Center for Injury Research and Prevention

Safety Behaviors on the Big Screen

June 20, 2016
Safety Behaviors on the Big Screen

Like most parents, I’m fairly vigilant about filtering movies and shows with violence and other inappropriate behaviors. However, one area I haven’t thought about as much is the transportation-related safety behaviors my kids might be viewing, especially in child-oriented movies.

A recent study explored the transportation-related safety behaviors of the most popular children’s movies from 2008 to 2013. The 30 top grossing movies were included in this analysis of characters operating motor vehicles, bicycles, horses, boats and skateboards, as well as crossing streets. Behaviors were analyzed in three categories: protection and equipment (e.g., use of helmets), unsafe behaviors (e.g., following speeding limits), and distraction and attention (e.g., use of cell phones while operating vehicles). Overall, about 190 scenes showed characters engaged in transportation-related behaviors.

Although many scenes depicted safe behaviors, a significant proportion of unsafe behaviors remained. For instance, about 20 percent of scenes that involved a motor vehicle showed that the adult or child did not use a seat belt and almost 30 percent of scenes involving motorcycles showed adults or children riding without a helmet. Nearly all scenes involving horse riding showed riders without helmets.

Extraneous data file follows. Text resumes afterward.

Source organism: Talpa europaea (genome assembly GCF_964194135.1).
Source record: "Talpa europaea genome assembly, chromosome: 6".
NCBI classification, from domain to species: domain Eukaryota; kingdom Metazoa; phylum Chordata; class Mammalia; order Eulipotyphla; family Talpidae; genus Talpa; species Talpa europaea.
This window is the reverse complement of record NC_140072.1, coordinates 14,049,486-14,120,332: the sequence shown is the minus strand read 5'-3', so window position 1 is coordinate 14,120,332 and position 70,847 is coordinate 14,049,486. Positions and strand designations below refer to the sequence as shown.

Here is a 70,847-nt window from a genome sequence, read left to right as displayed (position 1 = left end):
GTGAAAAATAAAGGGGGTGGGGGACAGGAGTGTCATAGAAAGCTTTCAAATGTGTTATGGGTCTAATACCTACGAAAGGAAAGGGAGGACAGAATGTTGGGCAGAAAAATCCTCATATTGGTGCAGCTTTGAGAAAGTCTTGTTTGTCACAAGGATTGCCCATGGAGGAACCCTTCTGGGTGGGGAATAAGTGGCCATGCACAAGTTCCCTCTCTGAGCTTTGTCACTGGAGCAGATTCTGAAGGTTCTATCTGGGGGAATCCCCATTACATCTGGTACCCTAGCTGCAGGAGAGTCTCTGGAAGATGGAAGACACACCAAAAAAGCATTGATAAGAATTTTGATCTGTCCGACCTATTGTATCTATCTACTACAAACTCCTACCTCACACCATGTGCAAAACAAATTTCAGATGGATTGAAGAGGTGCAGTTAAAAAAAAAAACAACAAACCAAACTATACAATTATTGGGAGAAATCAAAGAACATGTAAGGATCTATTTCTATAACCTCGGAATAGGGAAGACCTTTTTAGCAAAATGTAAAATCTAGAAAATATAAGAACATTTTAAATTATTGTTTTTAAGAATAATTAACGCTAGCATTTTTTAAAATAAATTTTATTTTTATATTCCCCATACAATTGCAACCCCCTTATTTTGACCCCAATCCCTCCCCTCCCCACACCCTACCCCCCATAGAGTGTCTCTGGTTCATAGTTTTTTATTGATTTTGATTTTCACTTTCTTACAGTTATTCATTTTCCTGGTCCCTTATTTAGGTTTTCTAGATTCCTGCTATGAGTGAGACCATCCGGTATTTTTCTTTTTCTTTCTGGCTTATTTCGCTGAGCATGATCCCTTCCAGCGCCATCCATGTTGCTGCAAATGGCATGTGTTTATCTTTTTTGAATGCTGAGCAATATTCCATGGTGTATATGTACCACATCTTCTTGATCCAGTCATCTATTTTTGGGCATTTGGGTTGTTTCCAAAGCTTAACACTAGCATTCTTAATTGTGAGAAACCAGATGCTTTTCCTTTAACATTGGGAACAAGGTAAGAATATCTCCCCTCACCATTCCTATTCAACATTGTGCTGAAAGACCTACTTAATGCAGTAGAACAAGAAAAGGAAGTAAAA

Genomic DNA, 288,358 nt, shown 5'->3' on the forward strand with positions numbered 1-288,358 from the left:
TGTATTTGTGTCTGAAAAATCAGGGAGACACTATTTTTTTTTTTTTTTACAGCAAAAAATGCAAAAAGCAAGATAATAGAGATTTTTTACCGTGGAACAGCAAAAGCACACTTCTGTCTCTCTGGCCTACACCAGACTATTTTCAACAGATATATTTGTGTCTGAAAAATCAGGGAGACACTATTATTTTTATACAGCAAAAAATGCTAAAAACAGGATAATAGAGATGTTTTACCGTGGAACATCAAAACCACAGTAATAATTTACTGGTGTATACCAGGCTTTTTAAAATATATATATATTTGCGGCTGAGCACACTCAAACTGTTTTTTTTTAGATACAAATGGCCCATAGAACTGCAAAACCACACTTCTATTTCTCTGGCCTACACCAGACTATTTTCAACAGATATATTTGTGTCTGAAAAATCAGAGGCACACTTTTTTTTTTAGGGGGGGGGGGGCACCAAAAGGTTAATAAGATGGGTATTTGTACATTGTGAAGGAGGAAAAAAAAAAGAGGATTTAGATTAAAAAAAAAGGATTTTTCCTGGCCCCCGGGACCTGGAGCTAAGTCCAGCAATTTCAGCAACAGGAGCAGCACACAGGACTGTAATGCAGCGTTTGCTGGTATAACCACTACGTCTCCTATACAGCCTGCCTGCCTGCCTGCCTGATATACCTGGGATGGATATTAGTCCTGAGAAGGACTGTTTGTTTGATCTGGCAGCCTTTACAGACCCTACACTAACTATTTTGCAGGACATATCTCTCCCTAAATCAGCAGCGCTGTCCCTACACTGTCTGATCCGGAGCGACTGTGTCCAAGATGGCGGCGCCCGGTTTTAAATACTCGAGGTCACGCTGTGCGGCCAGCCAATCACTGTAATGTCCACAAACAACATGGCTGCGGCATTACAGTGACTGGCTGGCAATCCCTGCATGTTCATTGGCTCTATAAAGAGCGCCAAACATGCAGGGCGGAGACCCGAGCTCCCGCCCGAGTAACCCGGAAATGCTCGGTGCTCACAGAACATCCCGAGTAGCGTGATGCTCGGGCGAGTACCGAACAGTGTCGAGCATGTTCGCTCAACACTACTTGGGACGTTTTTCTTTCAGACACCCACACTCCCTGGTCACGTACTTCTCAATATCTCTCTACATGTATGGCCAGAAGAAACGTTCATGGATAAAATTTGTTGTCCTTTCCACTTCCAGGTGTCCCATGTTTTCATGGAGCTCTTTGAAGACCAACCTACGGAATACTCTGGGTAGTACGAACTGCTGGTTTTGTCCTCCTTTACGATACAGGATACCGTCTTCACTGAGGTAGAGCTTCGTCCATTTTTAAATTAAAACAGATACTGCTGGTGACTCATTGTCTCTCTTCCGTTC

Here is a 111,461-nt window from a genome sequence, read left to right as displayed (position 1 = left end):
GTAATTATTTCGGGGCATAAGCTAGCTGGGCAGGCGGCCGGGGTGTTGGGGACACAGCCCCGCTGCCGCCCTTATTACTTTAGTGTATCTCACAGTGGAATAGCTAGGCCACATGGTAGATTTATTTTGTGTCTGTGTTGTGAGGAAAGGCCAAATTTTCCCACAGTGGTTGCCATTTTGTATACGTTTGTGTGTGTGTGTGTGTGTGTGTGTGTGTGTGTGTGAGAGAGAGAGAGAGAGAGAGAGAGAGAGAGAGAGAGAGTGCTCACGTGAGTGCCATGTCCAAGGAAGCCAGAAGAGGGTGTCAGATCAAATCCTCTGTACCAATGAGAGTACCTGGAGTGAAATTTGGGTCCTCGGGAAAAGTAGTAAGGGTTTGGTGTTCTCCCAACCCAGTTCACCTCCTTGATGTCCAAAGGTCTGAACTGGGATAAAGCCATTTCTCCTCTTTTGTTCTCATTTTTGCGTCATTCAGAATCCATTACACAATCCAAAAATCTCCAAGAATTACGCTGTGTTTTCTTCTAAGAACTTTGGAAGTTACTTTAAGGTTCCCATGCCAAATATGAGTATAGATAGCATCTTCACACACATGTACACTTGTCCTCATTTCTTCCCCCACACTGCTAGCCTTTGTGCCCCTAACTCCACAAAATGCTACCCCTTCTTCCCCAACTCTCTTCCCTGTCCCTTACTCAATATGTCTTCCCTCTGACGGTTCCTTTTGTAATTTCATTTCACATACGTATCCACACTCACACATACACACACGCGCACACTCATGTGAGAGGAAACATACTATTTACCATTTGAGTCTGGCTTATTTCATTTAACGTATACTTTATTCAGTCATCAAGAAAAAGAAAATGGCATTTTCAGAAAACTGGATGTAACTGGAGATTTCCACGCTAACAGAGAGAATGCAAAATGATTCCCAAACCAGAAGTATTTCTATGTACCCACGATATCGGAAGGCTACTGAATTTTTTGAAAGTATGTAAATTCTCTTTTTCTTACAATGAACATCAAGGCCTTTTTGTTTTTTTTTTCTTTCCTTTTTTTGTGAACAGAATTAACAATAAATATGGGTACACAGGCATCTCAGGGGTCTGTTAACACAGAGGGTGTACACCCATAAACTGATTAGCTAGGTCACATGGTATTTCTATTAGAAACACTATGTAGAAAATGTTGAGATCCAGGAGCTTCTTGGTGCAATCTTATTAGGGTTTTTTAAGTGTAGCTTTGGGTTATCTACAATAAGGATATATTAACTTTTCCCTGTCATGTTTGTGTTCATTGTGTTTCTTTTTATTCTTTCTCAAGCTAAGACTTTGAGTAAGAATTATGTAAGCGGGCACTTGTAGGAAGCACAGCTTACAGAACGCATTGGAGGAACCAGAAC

Similarly, about two thirds of scenes depicting people operating a boat did not include a personal floatation device. Pedestrians frequently showed risky behaviors, such as not waiting for a light signal or not using a crosswalk.

On the positive side, distraction behaviors around motor vehicles, motorcycles, and boats were rare. Most operators of vehicles in the movies were adults, although there was particularly poor use of motorcycle helmets among children.

Most of the movies included in the analysis were fully or partially animated. I must admit that I probably don’t always think of behaviors in these kinds of movies as “realistic.” However, we must remember that young children may not be able to distinguish fantasy from reality, even in animated movies. We also know that children tend to imitate behaviors that they see, whether in real life or on screen. So, although scenes showing unsafe transportation-related behaviors are thankfully few in the popular movies our kids watch, we can use these scenes as opportunities to remind them of what it means to be safe when traveling.

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